The Global South has become a hotbed for investment and experimentation for technology companies. Labour platforms like Uber, GoJek, Didi, and Amazon Mechanical Turk act as significant players in creating the future of work for workers. The ‘emerging markets’ of the Global South are seen as good, viable opportunities for investors and entrepreneurs to experiment with new platform models, in economies that have been defined by informality. In the Global North, precarity and casualization have been a defining feature of the effect of labour platforms on workers.
There has in general been a failure, on the part of scholars and politicians, to look beneath the superficial similarities between the forms of precarization newly arriving in the Global North and those that are a long-established feature of labour markets in the Global South. What does the experience of precarity mean for a worker brought up in the expectation of a secure, permanent job, with a defined occupational identity, guaranteed benefits and the prospect of a pension at the end of working life? And how does this compare with the experience of a worker from a household in which informal work is the norm, embedded in a community where most other workers are also informally employed, shaped by long-established cultural traditions and social practices? This chapter introduces the questions that this book seeks to answer and the chapters that take these questions head on.
This is a preview of subscription content, access via your institution.
Tax calculation will be finalised at checkout
Purchases are for personal use onlyLearn about institutional subscriptions
Arora, P. (2019). The Next Billion Users. Harvard University Press.
Barbrook, R., & Andy, C. (2009). The Californian Ideology. 6(1), 44–72. https://doi.org/10.1080/09505439609526455
Bonnin, J. (2019). How Digital Health Platform 1DOC3 Exploits the Global South. Diggit Magazine. https://www.diggitmagazine.com/column/1doc3-exploits-global-south
Breman, J. (2013). A Bogus Concept? New Left Review, 84, 130–138. https://newleftreview.org/issues/II84/articles/janbreman-a-bogus-concept
Chen, J. Y., & Qiu, J. L. (2019). Digital Utility: Datafication, Regulation, Labor, and DiDi’s Platformization of Urban Transport in China. Chinese Journal of Communication, May, 1–16. https://doi.org/10.1080/17544750.2019.1614964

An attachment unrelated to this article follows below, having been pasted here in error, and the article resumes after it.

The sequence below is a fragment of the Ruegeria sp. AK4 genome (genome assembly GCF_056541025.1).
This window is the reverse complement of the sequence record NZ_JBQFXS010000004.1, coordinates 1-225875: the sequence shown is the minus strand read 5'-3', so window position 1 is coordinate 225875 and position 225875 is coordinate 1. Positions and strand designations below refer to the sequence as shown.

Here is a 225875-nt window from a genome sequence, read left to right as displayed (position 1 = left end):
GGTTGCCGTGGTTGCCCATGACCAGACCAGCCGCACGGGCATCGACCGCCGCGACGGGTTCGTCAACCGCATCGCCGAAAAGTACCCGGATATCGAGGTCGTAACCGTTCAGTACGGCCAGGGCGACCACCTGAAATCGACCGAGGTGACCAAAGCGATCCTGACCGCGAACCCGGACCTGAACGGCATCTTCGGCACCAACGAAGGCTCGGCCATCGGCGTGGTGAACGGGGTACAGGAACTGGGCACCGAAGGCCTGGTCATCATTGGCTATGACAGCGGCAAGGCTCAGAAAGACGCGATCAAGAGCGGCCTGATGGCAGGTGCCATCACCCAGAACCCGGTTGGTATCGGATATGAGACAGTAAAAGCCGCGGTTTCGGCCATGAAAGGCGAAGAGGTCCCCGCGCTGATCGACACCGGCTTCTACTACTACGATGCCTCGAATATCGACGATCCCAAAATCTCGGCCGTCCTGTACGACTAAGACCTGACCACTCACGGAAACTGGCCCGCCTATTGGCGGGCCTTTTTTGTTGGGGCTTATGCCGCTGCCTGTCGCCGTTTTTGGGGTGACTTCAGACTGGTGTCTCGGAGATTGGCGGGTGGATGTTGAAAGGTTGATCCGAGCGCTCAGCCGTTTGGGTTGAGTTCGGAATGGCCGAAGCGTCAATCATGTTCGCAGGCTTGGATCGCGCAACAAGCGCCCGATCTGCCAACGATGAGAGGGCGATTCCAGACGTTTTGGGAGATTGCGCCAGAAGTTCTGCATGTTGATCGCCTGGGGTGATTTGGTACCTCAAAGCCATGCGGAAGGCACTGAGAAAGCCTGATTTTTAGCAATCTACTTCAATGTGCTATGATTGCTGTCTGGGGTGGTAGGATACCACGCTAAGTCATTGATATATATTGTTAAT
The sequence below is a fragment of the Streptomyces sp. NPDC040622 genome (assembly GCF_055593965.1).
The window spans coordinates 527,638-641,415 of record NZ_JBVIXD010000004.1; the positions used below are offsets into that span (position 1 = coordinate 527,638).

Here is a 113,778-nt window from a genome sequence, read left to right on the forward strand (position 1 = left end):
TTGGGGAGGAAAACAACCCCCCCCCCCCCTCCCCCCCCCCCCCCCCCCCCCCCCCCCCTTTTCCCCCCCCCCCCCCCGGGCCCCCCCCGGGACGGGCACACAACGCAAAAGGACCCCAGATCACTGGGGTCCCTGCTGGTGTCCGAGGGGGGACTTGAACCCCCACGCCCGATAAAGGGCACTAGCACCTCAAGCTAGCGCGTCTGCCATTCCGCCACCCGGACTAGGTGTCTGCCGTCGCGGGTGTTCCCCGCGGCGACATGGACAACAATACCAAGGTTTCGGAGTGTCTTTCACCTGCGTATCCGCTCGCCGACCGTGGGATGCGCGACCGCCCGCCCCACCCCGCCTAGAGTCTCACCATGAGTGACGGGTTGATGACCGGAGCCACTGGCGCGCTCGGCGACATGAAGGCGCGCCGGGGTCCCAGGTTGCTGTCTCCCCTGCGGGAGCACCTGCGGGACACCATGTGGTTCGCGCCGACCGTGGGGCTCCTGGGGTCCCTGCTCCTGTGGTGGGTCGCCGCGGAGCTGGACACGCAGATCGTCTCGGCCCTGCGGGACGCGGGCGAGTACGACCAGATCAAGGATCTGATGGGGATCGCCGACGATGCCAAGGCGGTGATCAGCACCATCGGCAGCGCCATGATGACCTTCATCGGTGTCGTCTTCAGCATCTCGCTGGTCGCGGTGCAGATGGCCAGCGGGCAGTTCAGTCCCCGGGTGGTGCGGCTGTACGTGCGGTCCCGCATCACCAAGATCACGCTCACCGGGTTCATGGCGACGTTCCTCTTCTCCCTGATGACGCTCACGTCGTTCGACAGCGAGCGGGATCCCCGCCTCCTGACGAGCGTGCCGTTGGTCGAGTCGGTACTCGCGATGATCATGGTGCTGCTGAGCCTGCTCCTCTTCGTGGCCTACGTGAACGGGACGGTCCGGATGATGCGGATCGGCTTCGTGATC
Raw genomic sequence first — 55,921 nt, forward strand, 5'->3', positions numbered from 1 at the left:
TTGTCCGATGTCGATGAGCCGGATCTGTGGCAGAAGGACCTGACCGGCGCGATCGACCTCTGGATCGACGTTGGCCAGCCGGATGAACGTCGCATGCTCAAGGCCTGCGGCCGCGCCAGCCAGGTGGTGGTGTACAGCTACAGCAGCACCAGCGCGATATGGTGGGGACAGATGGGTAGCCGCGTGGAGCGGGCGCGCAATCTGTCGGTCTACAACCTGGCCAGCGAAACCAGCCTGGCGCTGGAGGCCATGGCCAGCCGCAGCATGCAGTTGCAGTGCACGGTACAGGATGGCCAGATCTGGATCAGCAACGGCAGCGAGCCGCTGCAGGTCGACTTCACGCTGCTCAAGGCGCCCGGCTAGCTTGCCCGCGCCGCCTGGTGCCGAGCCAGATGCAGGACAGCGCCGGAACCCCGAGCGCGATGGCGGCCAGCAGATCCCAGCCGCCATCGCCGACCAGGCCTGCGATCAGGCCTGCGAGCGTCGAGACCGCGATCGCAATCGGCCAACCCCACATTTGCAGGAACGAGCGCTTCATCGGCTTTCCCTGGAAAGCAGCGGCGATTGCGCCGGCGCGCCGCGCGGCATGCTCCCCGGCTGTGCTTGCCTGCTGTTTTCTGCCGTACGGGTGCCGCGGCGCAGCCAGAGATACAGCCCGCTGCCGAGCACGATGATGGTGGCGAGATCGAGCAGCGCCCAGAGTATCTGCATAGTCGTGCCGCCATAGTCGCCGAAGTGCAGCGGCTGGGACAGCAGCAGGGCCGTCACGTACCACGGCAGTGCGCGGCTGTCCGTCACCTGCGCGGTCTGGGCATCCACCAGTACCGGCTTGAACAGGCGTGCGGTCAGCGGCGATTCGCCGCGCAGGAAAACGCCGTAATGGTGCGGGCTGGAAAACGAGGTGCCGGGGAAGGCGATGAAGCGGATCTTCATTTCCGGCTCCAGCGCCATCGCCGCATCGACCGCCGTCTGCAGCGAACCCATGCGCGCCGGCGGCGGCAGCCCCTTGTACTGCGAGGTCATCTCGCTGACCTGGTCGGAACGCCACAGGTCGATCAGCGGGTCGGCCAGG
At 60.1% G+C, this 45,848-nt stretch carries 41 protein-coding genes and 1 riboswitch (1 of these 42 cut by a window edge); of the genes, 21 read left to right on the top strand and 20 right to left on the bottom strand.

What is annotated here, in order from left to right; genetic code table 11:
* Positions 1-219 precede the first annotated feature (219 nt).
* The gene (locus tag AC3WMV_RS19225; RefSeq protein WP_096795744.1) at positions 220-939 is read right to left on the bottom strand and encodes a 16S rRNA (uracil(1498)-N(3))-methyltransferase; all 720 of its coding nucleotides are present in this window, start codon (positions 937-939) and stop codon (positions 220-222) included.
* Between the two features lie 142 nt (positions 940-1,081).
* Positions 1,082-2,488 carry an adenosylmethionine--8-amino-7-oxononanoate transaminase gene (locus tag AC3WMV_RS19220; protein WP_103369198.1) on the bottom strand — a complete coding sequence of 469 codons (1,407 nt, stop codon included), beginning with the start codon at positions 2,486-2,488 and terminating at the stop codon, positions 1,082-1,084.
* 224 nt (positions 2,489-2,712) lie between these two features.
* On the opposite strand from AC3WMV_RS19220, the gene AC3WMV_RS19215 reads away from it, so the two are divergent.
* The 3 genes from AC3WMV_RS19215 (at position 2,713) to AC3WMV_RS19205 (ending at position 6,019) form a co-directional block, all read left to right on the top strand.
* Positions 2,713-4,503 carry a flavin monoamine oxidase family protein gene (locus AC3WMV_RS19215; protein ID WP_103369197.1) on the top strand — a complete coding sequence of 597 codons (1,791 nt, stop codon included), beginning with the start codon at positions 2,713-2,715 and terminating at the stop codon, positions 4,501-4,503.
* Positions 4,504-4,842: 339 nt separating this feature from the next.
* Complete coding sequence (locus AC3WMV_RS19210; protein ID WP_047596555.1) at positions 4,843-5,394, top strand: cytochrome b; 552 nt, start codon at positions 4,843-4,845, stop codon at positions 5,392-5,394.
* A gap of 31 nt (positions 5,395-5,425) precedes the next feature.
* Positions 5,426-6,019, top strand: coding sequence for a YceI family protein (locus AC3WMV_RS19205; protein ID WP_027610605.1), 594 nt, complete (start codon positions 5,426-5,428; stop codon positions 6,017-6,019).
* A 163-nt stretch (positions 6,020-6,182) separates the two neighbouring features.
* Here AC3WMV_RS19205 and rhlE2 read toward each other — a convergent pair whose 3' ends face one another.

Hart, K. (2009). On the Informal Economy: The Political History of an Ethnographic Concept. CEB Working Papers, 9(42), 1–22.
Huws, U., Hurstfield, J., & Holtmaat, R. (1989). What Price flexibility? The Casualisation of Women’s Employment. Low Pay Unit, 56.
Jessop, B. (1995). The regulation approach, governance and post-Fordism, economy and society. Blackwell Publishing.
Kordunsky, A. (2017). In Africa, a Broadband Boom. Columbia Business School Ideas and Insights. https://www8.gsb.columbia.edu/articles/ideas-work/africa-broadband-boom
Marglin, S. A., & Schor, J. B. (1992). The Golden Age of Capitalism: Reinterpreting the Postwar Experience. In Stephen A. Marglin and Juliet B. Schor (Eds.), The Golden Age of Capitalism: Reinterpreting the Postwar Experience, 1–45. https://econpapers.repec.org/RePEc:oxp:obooks:9780198287414
Rossotto, C. M., Lal Das, P., Ramos, E. G., Miranda, E. C., Badran, M. F., Licetti, M. M., & Murciego, G. M. (2018). Digital Platforms: A Literature Review and Policy Implications for Development. Competition and Regulation in Network Industries, 19(1–2), 93–109. https://doi.org/10.1177/1783591718809485
Singh, R. (2019). Give Me a Database and I Will Raise the Nation-State. South Asia: Journal of South Asia Studies 42(3), 501–18. https://doi.org/10.1080/00856401.2019.1602810
Standing, G. (2011). The Precariat: The New Dangerous Class. London: Bloomsbury.
Tsao, A. (2018). Adventure Capital: Why Investors Have Growing Interest in New and Emerging Markets. Lavca. https://lavca.org/2018/04/02/adventure-capital-why-investors-have-growing-interest-in-new-andemerging-markets/
World Bank Group. (2019). CHANGING NATURE OF WORK A World Bank Group Flagship Report WORLD DEVELOPMENT REPORT. http://documents.worldbank.org/curated/en/816281518818814423/pdf/2019-WDRReport.pdf
Editors and Affiliations
© 2023 The Author(s), under exclusive license to Springer Nature Switzerland AG
About this chapter
Cite this chapter
Surie, A., Huws, U. (2023). Platformization and Informality: Pathways of Change, Alteration, and Transformation. In: Surie, A., Huws, U. (eds) Platformization and Informality . Dynamics of Virtual Work. Palgrave Macmillan, Cham. https://doi.org/10.1007/978-3-031-11462-5_1
Publisher Name: Palgrave Macmillan, Cham
Print ISBN: 978-3-031-11461-8
Online ISBN: 978-3-031-11462-5